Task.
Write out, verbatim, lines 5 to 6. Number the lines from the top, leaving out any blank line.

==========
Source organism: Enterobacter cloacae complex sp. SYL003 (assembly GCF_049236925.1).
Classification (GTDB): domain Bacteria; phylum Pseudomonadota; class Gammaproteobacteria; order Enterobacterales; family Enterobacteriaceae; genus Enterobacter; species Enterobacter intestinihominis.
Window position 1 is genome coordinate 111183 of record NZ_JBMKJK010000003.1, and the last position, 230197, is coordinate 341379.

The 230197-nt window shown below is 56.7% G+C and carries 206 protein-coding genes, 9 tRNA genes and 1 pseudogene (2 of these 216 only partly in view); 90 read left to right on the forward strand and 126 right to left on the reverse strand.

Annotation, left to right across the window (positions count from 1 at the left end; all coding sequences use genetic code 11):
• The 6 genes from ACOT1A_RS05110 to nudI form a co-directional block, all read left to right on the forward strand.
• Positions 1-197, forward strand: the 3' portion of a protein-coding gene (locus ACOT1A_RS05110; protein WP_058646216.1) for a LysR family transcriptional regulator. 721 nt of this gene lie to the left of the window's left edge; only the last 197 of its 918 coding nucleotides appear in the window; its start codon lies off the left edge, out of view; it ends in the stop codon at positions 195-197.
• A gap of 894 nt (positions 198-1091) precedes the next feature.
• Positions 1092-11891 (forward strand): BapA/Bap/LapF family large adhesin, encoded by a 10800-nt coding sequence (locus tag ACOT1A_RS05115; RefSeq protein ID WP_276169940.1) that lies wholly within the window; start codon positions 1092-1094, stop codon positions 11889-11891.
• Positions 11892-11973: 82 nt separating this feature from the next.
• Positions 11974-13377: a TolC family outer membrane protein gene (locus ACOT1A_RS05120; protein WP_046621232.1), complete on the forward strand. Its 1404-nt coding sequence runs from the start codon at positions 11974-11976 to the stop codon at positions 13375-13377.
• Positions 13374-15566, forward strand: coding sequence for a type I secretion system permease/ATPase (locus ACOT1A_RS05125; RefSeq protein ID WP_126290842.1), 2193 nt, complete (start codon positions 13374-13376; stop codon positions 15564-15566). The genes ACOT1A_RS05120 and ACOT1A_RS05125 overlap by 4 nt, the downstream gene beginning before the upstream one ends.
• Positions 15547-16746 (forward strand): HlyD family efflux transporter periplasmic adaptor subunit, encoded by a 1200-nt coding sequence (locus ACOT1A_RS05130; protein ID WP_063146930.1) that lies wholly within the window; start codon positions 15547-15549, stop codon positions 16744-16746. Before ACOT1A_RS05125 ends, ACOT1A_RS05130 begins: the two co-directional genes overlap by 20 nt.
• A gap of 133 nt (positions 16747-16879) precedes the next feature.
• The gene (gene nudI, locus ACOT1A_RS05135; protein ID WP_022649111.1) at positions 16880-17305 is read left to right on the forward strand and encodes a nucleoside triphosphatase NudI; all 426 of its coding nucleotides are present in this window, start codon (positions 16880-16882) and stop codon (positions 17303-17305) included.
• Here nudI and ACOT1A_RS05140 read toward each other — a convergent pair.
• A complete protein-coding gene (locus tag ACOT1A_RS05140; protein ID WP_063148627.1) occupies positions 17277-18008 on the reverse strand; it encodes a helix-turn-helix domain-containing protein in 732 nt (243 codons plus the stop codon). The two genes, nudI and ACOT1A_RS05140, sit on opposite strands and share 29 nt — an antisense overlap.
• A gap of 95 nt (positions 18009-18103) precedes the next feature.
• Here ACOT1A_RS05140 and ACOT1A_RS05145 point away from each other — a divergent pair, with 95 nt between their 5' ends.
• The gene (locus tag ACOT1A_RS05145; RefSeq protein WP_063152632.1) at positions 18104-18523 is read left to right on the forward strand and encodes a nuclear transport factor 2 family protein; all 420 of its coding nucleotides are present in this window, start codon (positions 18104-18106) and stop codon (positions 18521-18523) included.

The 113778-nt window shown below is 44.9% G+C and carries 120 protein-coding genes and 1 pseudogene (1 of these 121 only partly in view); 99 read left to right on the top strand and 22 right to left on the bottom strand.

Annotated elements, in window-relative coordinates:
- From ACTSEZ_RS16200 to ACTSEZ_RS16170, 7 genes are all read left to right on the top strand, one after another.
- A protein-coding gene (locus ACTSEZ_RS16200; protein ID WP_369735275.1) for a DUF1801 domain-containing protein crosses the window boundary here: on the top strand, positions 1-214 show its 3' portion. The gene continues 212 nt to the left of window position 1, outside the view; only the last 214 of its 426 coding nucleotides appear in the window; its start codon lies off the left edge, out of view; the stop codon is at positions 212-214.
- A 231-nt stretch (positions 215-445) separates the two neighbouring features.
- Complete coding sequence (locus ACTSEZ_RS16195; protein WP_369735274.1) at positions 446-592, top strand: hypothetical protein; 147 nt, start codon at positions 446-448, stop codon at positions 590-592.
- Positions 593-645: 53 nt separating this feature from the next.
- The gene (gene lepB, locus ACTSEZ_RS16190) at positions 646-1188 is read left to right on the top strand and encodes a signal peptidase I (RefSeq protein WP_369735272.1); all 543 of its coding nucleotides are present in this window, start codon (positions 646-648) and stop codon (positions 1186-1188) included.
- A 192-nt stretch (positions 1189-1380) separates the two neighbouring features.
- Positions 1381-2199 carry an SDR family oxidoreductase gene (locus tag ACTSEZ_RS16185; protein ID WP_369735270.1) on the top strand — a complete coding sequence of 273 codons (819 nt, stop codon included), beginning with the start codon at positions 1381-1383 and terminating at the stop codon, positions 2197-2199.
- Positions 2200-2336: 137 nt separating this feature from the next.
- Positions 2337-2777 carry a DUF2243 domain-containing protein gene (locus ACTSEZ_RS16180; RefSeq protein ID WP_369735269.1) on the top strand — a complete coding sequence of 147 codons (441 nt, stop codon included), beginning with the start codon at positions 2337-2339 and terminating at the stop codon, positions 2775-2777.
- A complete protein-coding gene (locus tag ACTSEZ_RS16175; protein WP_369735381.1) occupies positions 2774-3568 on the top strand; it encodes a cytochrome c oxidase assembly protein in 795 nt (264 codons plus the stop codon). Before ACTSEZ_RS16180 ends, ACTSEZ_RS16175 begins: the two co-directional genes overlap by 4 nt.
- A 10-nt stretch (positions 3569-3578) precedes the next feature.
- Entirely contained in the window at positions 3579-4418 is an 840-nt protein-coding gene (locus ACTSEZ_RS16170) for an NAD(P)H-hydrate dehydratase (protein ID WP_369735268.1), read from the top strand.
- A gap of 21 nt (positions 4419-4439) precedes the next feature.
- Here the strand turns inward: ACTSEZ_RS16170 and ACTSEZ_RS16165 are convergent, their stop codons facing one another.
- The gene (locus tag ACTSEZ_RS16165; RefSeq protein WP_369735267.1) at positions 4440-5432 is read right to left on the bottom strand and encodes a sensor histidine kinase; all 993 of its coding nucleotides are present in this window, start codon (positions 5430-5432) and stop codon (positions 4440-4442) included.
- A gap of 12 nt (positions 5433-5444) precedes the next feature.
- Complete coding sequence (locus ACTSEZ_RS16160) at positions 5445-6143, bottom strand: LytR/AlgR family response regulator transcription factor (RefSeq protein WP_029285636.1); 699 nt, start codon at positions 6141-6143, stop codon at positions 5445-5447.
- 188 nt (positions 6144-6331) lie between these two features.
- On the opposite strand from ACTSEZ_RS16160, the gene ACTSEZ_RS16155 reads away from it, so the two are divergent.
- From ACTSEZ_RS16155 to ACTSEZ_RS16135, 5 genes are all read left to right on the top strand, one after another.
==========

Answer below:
Annotation, left to right across the window (positions count from 1 at the left end; all coding sequences use genetic code 11):
• The 6 genes from ACOT1A_RS05110 to nudI form a co-directional block, all read left to right on the forward strand.